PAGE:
The lab is not currently taking new graduate students. Please check back for future opportunities, pending availability of funding.
Current lab members
Tom Buckley (PI)
Colleen Mills (PhD student)
Ian Boyles (PhD student)
Ethan Frehner (PhD student in Brian Bailey’s lab, co-supervised by me)
Marie Klein (PhD student in Gail Taylor’s lab, co-supervised by Troy Magney and me)
Chris Wong (postdoc shared with Troy Magney’s lab)
Lawren Sack (UCLA)
Mark Adams (Swinburne University of Technology)
Antonio Diaz-Espejo (CSIC, Seville, Spain)
Matthew Gilbert (UC Davis Plant Sciences)
Former lab members (from UC Davis and/or the University of Sydney)
Heather Vice (MS student, now with NRCS)
Marshall Pierce (MS student, now with CDFA)
Dongliang Xiong (Postdoc, now a professor at Huazhong Agricultural University)
Paula Guzmán Delgado (Postdoc, now in Maciej Zwieniecki’s lab)
William (Tam) Salter (Postdoc, now Lecturer at the University of Sydney)
Rose Deng (Postdoc, now at Flinders University in Adelaide)
Former lab members at Sonoma State (2008-2013)
Jane Hallahan (MS)
Chris Muir (University of Hawai’i at Manoa)
Jacob Watts (Colgate)
Andrew Merchant (University of Sydney)
Tam Salter (University of Sydney)
David Coleman (University of Sydney)
Carel Windt (Forschungzentrum Julich)
BS Biology, 1994, James Madison University, summa cum laude, Minors in Mathematics and Chemistry
PhD Biology, 1999, Utah State University
I joined the Department of Plant Sciences at UC Davis in late 2017, after five years at the University of Sydney, where I was a GRDC Senior Lecturer based at the remote IA Watson Grains Research Centre in Narrabri, NSW. Before that, I was on the faculty in the Department of Biology at Sonoma State University for five years. I’m originally from Virginia but have spent the last 28 years in Utah, Australia and California.
I got interested early on in how plants thrive in difficult environments as a result of childhood winter backpacking trips to Dolly Sods in the Allegheny Plateau of West Virginia — the southernmost extension of the North American boreal forest. A college friend encouraged me to study multivariable calculus, which spiralled into a math minor and a persistent interest in applying math to the study of plant-environment interactions. My PhD project involved how different leaf pores (stomata) on the same leaf surface interact physically with one another, causing their behaviors to become entrained and generating spatially patchy patterns of leaf diffusive conductance to CO2 and water vapor that influence interpretation of whole-leaf gas exchange measurements as well as the economy of carbon-water relations. A collaboration with Graham Farquhar and Peter Franks led to many years of postdocs in Australia, and a strong interest in how biophysical processes translate across scales and interact with forces of natural selection to create the patterns we observe in nature.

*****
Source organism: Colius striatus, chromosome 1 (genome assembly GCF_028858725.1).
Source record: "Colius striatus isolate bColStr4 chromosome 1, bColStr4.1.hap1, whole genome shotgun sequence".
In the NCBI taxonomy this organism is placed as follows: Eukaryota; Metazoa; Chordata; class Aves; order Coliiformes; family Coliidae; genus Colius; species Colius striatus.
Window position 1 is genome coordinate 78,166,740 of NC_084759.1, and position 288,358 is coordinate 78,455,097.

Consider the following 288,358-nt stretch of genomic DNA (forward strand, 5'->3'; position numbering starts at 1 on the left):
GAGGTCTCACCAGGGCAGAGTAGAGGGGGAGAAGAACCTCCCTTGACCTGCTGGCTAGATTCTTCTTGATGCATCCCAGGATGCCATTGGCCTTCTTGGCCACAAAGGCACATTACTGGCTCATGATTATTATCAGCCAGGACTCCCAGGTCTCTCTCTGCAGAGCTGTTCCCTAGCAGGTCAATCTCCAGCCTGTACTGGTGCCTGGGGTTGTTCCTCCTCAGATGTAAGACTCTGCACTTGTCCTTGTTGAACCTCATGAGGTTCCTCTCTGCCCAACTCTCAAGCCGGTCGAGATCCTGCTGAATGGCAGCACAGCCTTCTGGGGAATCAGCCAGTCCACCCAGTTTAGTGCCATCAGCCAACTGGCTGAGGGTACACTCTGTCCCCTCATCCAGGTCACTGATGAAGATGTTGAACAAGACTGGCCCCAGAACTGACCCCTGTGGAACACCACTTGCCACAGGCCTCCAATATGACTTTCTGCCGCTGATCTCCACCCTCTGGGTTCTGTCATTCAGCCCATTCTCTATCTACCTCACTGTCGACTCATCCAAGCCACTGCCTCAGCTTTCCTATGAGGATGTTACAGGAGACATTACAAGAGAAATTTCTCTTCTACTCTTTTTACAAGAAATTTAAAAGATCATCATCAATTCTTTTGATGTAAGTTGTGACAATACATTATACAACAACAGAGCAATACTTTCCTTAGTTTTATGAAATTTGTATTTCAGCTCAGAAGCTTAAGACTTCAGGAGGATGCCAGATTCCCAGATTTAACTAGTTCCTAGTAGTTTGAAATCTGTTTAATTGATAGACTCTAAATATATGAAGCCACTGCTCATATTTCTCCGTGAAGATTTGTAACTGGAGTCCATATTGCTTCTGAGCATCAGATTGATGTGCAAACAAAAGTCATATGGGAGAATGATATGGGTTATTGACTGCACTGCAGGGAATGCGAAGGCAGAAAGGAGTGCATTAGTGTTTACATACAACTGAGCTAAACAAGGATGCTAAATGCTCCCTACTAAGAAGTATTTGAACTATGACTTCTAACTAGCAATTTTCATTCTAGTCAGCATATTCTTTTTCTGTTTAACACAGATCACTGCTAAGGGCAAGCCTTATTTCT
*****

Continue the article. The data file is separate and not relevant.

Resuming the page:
A major branch of my research has long involved filling gaps in plant ecophysiology’s modeling framework and using those models to address fundamental questions in plant biology. I’ve created or helped to create models of stomatal function (1,2,3), transdermal scaling of photosynthesis (1), water transport distal to the xylem in leaves (1,2,3,4) and optimal whole-tree carbon partitioning (1). Questions to which these models have been applied include stomatal water relations (1,2,3,4), the effect of leaf anatomy on stomatal function (1), the physiological economics of structural acclimation and growth during height growth and response to elevated CO2 (1,2,3), the role of hormonal signals in stomatal responses to drought (1), inference of nocturnal transpiration from sap flow (1), the economics of CO2 transport within leaves (1), the economy of canopy-scale distribution of nitrogen and water resources (1,2,3,4), the distribution of evaporation within leaves (1) and the interaction of leaf respiration and photosynthesis (1).
Although I still enjoy working with models, my research has developed an increasing focus on experimental and observational work over the past 15 years. Today, our research involves a close and continuous interplay between measurement and theoretical modeling. Many of our projects involve, either collaterally or as the primary focus, improving or creating new methods to measure plant function in vivo. You can find an overview of current projects on the Research page.